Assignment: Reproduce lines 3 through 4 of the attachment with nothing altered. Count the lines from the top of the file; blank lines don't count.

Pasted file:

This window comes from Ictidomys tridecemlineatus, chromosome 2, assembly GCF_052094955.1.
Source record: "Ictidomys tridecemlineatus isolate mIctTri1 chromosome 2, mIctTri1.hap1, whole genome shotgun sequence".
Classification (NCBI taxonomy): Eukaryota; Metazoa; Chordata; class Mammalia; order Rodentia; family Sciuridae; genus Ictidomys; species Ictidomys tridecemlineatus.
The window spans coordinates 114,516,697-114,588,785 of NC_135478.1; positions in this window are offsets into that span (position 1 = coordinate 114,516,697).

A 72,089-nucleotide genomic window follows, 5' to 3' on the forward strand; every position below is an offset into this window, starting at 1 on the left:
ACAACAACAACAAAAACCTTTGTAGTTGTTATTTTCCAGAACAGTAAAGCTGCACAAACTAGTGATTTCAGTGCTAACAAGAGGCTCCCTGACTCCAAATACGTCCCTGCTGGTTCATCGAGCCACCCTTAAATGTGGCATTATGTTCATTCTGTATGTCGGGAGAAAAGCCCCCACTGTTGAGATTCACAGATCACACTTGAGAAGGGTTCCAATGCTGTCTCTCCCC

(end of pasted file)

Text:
Classification (NCBI taxonomy): Eukaryota; Metazoa; Chordata; class Mammalia; order Rodentia; family Sciuridae; genus Ictidomys; species Ictidomys tridecemlineatus.
The window spans coordinates 114,516,697-114,588,785 of NC_135478.1; positions in this window are offsets into that span (position 1 = coordinate 114,516,697).